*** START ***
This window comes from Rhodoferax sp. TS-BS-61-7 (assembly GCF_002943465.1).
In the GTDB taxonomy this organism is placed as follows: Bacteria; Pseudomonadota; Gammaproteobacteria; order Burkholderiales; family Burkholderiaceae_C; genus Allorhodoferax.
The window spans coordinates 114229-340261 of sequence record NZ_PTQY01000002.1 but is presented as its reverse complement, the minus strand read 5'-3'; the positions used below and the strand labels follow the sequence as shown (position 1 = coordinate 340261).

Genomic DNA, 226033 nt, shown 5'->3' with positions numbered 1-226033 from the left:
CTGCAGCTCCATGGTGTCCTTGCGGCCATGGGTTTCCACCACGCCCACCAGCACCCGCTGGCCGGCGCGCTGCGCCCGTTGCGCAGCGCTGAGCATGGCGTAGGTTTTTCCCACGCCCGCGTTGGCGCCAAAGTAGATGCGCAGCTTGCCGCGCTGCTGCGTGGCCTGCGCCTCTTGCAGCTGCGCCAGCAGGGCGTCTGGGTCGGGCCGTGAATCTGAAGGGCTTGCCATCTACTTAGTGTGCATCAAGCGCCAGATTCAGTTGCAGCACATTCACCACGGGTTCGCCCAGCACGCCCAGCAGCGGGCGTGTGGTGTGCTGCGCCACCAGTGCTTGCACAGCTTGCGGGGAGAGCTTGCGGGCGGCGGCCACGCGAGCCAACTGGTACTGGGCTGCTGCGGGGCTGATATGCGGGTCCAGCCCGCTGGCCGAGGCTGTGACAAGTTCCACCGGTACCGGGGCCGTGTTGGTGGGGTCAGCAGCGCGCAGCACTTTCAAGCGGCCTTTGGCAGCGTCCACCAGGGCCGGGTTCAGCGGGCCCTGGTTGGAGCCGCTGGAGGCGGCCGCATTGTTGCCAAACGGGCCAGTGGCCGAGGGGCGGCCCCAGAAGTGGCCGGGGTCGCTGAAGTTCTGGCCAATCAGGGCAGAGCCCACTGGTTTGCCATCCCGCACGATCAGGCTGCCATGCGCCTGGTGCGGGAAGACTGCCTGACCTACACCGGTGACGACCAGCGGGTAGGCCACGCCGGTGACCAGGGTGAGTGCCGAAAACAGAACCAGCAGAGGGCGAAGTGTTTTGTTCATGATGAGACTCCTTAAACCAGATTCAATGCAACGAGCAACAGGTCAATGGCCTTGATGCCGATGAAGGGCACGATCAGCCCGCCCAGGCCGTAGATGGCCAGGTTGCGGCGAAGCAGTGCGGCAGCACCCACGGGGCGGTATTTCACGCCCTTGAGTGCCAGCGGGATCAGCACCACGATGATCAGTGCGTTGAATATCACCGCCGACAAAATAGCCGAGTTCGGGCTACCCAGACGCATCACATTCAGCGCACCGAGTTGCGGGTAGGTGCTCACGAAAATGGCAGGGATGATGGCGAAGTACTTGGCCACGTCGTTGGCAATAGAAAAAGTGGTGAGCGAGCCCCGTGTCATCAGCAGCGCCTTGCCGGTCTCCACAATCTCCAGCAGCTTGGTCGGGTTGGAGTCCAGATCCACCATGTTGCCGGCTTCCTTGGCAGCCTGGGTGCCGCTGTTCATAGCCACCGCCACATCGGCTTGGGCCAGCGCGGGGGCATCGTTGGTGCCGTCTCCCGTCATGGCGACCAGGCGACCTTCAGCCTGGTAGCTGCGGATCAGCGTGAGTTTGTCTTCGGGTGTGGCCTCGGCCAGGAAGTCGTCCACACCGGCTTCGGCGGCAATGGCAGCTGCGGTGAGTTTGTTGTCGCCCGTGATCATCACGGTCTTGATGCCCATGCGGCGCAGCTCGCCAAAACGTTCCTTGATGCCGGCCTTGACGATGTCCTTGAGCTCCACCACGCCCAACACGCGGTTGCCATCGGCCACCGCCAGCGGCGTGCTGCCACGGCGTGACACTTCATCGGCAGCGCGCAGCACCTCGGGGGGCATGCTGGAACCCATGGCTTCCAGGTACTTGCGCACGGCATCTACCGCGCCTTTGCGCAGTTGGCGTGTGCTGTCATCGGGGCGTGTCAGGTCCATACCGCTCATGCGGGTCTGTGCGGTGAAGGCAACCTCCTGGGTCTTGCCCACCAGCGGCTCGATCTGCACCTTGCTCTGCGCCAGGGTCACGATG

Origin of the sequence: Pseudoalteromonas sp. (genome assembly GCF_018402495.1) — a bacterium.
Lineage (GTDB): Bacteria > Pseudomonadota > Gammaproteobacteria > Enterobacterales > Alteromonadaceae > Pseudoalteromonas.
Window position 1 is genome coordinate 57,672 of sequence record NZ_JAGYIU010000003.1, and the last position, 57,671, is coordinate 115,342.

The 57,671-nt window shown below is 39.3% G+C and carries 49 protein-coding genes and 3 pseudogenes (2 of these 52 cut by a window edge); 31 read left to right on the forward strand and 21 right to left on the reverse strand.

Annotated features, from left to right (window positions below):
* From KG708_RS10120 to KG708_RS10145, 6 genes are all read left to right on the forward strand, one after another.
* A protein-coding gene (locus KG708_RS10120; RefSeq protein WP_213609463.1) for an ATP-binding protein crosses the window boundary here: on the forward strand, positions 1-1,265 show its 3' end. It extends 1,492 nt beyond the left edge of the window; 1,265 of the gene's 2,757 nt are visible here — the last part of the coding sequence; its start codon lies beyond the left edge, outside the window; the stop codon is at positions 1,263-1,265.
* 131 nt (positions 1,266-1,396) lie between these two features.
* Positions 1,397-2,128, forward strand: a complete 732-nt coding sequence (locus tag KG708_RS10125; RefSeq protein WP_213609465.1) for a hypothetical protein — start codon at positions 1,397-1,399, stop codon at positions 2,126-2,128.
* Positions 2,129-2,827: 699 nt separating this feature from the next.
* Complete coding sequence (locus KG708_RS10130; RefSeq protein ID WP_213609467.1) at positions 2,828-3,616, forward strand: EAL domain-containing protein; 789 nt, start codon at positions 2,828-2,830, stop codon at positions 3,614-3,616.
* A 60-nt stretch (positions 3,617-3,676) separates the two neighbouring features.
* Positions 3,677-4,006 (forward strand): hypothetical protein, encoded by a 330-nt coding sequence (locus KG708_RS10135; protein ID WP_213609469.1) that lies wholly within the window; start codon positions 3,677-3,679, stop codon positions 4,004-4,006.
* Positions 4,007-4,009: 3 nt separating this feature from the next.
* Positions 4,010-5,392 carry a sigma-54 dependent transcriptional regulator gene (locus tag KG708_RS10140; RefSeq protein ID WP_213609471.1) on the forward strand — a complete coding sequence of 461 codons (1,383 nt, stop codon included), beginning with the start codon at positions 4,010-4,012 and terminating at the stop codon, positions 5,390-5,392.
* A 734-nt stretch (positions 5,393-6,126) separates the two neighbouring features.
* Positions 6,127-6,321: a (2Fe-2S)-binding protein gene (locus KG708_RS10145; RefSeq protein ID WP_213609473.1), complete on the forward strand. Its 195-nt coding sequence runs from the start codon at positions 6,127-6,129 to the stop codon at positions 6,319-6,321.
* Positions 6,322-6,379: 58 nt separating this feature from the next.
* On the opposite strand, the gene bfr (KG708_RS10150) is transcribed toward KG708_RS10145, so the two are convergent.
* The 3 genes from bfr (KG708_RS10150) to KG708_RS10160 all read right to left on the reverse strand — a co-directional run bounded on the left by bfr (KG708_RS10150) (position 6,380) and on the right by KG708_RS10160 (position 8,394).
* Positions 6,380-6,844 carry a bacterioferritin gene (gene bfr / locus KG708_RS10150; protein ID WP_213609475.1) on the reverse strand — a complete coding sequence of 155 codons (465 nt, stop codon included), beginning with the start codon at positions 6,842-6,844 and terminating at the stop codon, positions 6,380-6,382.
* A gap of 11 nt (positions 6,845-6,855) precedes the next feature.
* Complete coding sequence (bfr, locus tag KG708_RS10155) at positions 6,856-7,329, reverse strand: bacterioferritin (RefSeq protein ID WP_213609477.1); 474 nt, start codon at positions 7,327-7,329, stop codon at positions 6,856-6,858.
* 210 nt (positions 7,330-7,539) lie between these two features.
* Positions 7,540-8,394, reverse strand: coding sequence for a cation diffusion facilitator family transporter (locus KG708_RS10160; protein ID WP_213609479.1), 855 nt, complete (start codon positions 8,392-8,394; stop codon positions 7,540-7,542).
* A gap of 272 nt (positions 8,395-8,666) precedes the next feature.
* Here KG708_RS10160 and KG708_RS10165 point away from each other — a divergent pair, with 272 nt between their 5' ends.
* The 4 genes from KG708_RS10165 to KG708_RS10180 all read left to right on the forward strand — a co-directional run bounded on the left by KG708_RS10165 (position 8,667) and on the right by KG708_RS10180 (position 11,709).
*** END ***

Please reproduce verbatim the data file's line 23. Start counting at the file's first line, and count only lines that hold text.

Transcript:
* Positions 6,322-6,379: 58 nt separating this feature from the next.